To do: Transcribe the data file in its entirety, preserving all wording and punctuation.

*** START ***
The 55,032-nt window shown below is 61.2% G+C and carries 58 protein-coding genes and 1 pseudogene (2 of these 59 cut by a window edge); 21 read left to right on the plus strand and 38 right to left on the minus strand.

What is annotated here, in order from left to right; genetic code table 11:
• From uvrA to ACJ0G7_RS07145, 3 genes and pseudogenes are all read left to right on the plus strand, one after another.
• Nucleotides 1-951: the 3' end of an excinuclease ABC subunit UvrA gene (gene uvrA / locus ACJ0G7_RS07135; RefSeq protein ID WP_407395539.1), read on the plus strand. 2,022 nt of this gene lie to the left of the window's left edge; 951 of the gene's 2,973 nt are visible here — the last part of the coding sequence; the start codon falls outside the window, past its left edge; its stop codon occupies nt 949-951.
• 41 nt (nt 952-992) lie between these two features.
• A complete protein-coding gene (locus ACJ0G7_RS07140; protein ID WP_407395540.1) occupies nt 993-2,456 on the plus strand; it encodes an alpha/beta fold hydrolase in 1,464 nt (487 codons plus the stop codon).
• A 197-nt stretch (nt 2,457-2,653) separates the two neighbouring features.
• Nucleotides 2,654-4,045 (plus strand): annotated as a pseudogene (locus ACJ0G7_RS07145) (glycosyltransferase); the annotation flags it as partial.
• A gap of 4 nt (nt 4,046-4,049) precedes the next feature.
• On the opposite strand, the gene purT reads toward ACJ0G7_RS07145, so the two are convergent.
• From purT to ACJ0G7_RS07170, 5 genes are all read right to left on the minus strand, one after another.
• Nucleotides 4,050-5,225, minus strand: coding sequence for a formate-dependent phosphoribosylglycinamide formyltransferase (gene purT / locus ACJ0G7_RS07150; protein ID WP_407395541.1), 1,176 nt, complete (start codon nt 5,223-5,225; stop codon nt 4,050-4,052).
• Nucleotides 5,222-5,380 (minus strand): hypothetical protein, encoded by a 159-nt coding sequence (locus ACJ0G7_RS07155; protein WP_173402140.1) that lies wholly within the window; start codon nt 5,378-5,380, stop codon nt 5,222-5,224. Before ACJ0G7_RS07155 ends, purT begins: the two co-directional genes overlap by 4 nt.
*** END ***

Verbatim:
The 55,032-nt window shown below is 61.2% G+C and carries 58 protein-coding genes and 1 pseudogene (2 of these 59 cut by a window edge); 21 read left to right on the plus strand and 38 right to left on the minus strand.

What is annotated here, in order from left to right; genetic code table 11:
• From uvrA to ACJ0G7_RS07145, 3 genes and pseudogenes are all read left to right on the plus strand, one after another.
• Nucleotides 1-951: the 3' end of an excinuclease ABC subunit UvrA gene (gene uvrA / locus ACJ0G7_RS07135; RefSeq protein ID WP_407395539.1), read on the plus strand. 2,022 nt of this gene lie to the left of the window's left edge; 951 of the gene's 2,973 nt are visible here — the last part of the coding sequence; the start codon falls outside the window, past its left edge; its stop codon occupies nt 949-951.
• 41 nt (nt 952-992) lie between these two features.
• A complete protein-coding gene (locus ACJ0G7_RS07140; protein ID WP_407395540.1) occupies nt 993-2,456 on the plus strand; it encodes an alpha/beta fold hydrolase in 1,464 nt (487 codons plus the stop codon).
• A 197-nt stretch (nt 2,457-2,653) separates the two neighbouring features.
• Nucleotides 2,654-4,045 (plus strand): annotated as a pseudogene (locus ACJ0G7_RS07145) (glycosyltransferase); the annotation flags it as partial.
• A gap of 4 nt (nt 4,046-4,049) precedes the next feature.
• On the opposite strand, the gene purT reads toward ACJ0G7_RS07145, so the two are convergent.
• From purT to ACJ0G7_RS07170, 5 genes are all read right to left on the minus strand, one after another.
• Nucleotides 4,050-5,225, minus strand: coding sequence for a formate-dependent phosphoribosylglycinamide formyltransferase (gene purT / locus ACJ0G7_RS07150; protein ID WP_407395541.1), 1,176 nt, complete (start codon nt 5,223-5,225; stop codon nt 4,050-4,052).
• Nucleotides 5,222-5,380 (minus strand): hypothetical protein, encoded by a 159-nt coding sequence (locus ACJ0G7_RS07155; protein WP_173402140.1) that lies wholly within the window; start codon nt 5,378-5,380, stop codon nt 5,222-5,224. Before ACJ0G7_RS07155 ends, purT begins: the two co-directional genes overlap by 4 nt.